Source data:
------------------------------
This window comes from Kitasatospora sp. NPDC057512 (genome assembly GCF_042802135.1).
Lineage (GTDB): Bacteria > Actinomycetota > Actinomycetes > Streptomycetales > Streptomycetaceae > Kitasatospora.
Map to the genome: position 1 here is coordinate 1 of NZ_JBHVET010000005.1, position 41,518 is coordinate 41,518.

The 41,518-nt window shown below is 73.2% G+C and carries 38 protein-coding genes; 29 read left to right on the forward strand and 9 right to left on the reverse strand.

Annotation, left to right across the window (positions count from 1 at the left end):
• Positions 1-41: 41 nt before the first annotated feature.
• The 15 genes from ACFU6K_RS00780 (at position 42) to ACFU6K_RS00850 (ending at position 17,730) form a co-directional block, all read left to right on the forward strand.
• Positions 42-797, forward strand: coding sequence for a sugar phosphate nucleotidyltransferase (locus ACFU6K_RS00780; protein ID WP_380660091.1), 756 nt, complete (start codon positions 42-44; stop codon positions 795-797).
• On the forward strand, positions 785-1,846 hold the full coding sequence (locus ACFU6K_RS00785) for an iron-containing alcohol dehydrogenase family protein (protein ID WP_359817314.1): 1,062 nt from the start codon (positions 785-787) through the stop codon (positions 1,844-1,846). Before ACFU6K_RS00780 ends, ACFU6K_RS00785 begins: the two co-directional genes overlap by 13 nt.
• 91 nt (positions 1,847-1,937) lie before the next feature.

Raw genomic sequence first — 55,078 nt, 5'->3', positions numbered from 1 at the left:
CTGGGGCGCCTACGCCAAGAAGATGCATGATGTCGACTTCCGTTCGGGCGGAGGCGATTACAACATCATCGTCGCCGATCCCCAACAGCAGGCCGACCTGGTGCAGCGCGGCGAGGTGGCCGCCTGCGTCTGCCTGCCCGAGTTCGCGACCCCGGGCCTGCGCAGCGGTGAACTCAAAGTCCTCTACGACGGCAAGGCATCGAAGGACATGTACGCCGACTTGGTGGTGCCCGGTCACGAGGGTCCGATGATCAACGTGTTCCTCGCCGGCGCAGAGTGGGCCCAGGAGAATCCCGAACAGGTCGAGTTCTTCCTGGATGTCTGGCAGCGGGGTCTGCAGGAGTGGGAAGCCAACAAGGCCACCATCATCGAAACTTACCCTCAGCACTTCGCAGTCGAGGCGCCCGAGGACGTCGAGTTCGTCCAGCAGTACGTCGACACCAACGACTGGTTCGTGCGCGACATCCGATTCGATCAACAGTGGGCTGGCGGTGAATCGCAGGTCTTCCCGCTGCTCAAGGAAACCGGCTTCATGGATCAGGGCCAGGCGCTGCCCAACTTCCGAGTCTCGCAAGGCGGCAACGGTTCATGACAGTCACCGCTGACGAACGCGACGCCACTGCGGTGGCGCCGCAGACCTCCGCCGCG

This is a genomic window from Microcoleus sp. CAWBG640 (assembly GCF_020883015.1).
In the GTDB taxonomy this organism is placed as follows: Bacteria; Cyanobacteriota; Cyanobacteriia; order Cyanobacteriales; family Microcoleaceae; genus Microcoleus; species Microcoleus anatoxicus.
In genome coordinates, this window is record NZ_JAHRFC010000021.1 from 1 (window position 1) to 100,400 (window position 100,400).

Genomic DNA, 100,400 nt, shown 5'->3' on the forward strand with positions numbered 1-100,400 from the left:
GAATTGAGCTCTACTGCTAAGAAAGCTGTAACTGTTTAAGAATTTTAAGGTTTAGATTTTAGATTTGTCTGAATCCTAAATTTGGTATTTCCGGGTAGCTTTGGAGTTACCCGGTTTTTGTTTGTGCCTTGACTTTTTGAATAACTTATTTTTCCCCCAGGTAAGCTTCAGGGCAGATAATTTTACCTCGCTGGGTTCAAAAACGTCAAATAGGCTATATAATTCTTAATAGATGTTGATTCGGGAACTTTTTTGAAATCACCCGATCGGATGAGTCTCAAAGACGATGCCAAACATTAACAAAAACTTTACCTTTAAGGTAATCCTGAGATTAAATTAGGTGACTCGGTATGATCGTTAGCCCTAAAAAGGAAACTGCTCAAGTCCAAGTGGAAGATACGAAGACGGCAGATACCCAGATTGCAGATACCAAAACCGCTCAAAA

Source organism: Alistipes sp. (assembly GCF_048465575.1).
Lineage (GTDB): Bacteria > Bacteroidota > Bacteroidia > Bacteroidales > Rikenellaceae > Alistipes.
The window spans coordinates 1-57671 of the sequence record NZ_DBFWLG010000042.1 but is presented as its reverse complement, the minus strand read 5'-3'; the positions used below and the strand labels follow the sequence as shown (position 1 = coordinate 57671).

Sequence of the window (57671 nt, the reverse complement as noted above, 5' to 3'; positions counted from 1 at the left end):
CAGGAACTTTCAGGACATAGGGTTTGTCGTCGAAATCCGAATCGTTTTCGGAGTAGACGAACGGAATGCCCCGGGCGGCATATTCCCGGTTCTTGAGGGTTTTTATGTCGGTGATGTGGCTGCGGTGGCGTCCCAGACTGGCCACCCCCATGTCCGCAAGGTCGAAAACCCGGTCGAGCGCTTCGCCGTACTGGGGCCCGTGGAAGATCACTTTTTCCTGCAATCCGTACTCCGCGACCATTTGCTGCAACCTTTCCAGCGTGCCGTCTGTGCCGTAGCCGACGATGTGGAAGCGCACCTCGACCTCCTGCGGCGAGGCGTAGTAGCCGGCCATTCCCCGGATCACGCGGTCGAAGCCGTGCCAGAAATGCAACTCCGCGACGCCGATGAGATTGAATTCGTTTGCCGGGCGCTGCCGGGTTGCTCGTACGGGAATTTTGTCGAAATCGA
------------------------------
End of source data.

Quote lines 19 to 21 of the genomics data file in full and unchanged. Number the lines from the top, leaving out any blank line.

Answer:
Lineage (GTDB): Bacteria > Bacteroidota > Bacteroidia > Bacteroidales > Rikenellaceae > Alistipes.
The window spans coordinates 1-57671 of the sequence record NZ_DBFWLG010000042.1 but is presented as its reverse complement, the minus strand read 5'-3'; the positions used below and the strand labels follow the sequence as shown (position 1 = coordinate 57671).

Sequence of the window (57671 nt, the reverse complement as noted above, 5' to 3'; positions counted from 1 at the left end):